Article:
Just like with weather alerts, where the terminology can be confusing, there are different types and terminology used for water quality alerts.
Public Alert System Tests: They Have Been Happening for Years
The Alert Ready wireless tests in May 2018 got a lot of attention, but did you know that the Alert Ready system has been doing tests like this for years?
The Alert Ready Wireless tests in May 2018 received a lot of attention, but did you know that the Canadian National Public Alerting System (NPAS), otherwise known as AlertReady, has been conducting regular tests like this for years?
Canadians are likely more aware of the Emergency Alert System (EAS) tests that the United States conducts. These tests are well depicted in movies and on TV shows and have been run for a lot longer than the AlertReady tests. There was recently a nationwide test of the U.S. system and here is a sample that was captured by a TV viewer and uploaded to YouTube. The look and sounds of this test are designed to get your attention and are specific to EAS.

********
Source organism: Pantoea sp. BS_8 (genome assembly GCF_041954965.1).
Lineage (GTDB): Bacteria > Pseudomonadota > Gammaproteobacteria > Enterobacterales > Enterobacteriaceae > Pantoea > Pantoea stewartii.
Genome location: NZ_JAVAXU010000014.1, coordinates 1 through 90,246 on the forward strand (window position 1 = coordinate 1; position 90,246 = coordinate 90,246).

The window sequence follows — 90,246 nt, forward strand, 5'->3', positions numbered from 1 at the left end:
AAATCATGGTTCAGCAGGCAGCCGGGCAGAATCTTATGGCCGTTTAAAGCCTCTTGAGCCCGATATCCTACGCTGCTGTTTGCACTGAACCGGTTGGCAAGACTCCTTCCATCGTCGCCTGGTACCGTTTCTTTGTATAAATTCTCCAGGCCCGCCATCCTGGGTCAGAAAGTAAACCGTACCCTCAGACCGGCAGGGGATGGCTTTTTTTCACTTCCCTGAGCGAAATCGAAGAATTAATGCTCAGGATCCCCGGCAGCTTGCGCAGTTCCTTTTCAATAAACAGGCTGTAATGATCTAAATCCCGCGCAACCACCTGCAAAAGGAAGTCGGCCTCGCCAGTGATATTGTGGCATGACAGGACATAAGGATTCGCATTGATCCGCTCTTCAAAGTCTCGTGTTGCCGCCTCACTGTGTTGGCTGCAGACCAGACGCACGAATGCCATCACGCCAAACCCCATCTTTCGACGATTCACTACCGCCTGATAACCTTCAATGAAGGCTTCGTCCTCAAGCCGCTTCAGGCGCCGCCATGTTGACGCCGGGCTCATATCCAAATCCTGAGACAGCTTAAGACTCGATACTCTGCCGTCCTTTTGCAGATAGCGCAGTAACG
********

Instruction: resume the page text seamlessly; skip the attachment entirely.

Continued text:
But if you’ve never seen a Canadian AlertReady test before on TV, you might not have been aware of the differences. The beginning of any AlertReady test will start with the Canadian Alerting Attention Signal. This sound is specific to Canada and is designed to get your attention. If you are watching TV, you should then see either a full screen or partial section of the screen, with text scrolling by with the test message being both visible to read, as well as an audio recording of this text. If you are listing to a radio, you would only hear the audio recording. Wireless tests will show the test details in a special text message. These tests all follow the NPAS Common Look and Feel Guidance.
When an AlertReady test is conducted, its designed to activate all the various alerting distribution methods (radio, TV, wireless, apps, etc) at once for a large area, usually a whole province. Here is an example of a test that was captured by a TV viewer in Alberta and uploaded to YouTube.